Guy Kamgaing, CEO of StarNews Mobile, explains the content conundrum facing Africa – how to satiate the continent’s growing appetite for content, repurpose international content for the market, and also unleash and monetise local creativity.
Everyone agrees on the huge digital potential of the African market, but the key question is how to unlock it? There’s general agreement here also: the biggest barrier is affordability. What’s often overlooked is that while the demand for content in Africa is strong, there’s huge barriers to overcome to make content affordable and appealing to Africans. It’s these barriers that StarNews Mobile was set up to address.
The first problem we needed to tackle are the issues created due to the source of the majority of current content. The proliferation of video platforms such as Netflix, Amazon Prime and YouTube have resulted in huge inventories of video content being created in the West. But this content isn’t always suitable for the African market. Much of it isn’t relevant or appealing, but even when it is appealing the content has been created for the bandwidth-hungry West where data is cheap and sophisticated devices are readily available to stream content on. The price of the service is another issue. Data is expensive in Africa and most Western content isn’t opimised for the realities of African networks or the cost of streaming video. The price expectations of Western creators only adds to this challenge.
Simply put, if you try to push Western video content through Africa as-is, you’re quickly going to run up against one or more of these barriers. My thesis is that if I can create video content people will want to see, this will drive bandwidth usage, and increased demand will mean data prices will go down. This will, in turn, create more demand.
Another issue to overcome is the network conditions in Africa. In Asia, the US and Europe, higher mobile penetration, the affordability of handsets and data, and proven demand for bandwidth-hungry services are combining with new trends such as IoT to push the market towards 5G. In Africa, the situation is very different. In most markets 3G predominates and outside cities this even falls back to 2G. The key here is to find ways to make content more affordable and optimise it for the current mobile channel. If we can get this right, video content will drive demand for 4G (and later 5G), creating a huge new market for international content.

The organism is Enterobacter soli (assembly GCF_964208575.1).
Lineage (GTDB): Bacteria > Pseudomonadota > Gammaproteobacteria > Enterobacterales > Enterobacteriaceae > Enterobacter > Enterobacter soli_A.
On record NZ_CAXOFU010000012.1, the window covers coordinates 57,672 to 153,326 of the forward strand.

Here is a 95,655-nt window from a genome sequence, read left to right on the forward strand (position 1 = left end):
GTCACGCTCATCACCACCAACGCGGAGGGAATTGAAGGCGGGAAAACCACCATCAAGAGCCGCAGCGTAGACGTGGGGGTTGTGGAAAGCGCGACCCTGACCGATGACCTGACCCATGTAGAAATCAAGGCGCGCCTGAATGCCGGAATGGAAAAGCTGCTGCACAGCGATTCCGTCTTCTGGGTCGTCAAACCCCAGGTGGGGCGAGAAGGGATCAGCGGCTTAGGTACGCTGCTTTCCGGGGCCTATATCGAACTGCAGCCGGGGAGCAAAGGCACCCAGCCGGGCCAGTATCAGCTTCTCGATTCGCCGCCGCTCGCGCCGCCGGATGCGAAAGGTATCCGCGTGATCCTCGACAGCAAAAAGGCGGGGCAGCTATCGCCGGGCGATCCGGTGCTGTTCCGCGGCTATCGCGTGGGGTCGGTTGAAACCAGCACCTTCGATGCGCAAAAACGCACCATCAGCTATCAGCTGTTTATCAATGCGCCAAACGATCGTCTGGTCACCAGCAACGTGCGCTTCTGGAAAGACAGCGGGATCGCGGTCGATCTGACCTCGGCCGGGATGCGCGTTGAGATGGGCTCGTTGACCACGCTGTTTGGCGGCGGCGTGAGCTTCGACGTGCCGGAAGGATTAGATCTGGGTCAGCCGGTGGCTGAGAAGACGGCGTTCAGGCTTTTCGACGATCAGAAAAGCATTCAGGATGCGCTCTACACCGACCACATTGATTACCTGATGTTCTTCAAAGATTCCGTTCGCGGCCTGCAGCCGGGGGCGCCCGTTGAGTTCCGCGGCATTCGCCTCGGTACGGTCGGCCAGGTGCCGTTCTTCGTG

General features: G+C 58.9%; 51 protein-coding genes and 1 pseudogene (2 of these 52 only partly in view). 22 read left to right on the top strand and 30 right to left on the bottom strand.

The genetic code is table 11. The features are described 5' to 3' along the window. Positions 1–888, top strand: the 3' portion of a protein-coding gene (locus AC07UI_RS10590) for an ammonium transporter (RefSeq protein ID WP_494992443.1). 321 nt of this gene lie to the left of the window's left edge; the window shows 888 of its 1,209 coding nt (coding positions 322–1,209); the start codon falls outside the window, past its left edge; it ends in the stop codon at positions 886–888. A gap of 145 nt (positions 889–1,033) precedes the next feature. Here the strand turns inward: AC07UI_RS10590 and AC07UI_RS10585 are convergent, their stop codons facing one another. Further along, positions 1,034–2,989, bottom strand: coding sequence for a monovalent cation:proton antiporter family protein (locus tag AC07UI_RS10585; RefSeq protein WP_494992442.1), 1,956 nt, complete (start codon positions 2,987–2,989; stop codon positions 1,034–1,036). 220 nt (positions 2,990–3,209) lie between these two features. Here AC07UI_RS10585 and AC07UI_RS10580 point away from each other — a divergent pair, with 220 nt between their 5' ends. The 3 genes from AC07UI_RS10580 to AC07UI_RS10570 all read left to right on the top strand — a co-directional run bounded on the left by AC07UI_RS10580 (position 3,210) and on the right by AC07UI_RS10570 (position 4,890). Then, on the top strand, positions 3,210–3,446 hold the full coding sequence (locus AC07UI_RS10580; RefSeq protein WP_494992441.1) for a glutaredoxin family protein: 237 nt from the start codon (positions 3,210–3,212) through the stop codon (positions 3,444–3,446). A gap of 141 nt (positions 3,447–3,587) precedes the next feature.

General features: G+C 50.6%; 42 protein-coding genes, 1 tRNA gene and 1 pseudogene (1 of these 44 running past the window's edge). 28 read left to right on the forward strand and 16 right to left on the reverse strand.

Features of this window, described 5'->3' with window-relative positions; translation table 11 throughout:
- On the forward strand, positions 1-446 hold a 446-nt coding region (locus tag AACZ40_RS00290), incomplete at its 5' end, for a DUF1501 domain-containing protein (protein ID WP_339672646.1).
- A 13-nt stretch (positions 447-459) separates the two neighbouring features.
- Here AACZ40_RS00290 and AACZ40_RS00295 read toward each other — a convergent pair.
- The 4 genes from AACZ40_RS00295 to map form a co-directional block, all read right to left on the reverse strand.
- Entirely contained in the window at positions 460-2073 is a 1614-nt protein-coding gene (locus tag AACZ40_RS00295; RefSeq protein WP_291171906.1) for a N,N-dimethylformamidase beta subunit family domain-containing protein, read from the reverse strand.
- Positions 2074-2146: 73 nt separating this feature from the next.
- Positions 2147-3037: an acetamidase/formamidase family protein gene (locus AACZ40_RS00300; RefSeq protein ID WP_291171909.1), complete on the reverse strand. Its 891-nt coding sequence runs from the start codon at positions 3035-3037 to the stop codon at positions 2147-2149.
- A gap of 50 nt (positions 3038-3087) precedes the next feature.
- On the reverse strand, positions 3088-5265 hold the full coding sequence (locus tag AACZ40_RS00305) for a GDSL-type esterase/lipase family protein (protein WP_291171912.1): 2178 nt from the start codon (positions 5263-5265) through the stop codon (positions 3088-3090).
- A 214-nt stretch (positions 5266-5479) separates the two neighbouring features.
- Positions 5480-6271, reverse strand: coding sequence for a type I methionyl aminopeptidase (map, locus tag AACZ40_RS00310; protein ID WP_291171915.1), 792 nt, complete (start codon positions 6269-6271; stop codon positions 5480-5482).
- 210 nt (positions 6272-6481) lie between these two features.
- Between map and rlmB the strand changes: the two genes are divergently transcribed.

But the opportunity is bigger than that. Increased availability of 4G will also support the growth of local content production in Africa. Africa not only has huge pent-up demand to consume content, but just as much demand to create content. Creators are keen to produce and sell their content because it produces an immediate income stream for them. We provide them with the capability to do that, enabling them to enhance their incomes, which will mean they can afford to buy better devices, better and more connectivity. They’ll then create even more and better content, and in this way we’ll create a virtuous circle.
This two-sided opportunity is what StarNews supports. We’re arguably the only option for video streaming monetisation in Africa, simply because there’s nothing else. We have already made good partnerships with the dominant mobile operators across Africa (see StarNews and MTN bring Black & Sexy TV to Africa and StarNews Mobile expands into francophone markets via partnership with Orange.) and we’re poised to open up the African market to international and local content. Even beyond those two opportunities there’s another: to distribute African content to the world.
It’s never been a more exciting time to be part of the video industry in Africa, and the key to all of this is 4G connectivity, increased penetration of smartphones and, we’d argue, StarNews Mobile’s platform and vital operator partnerships.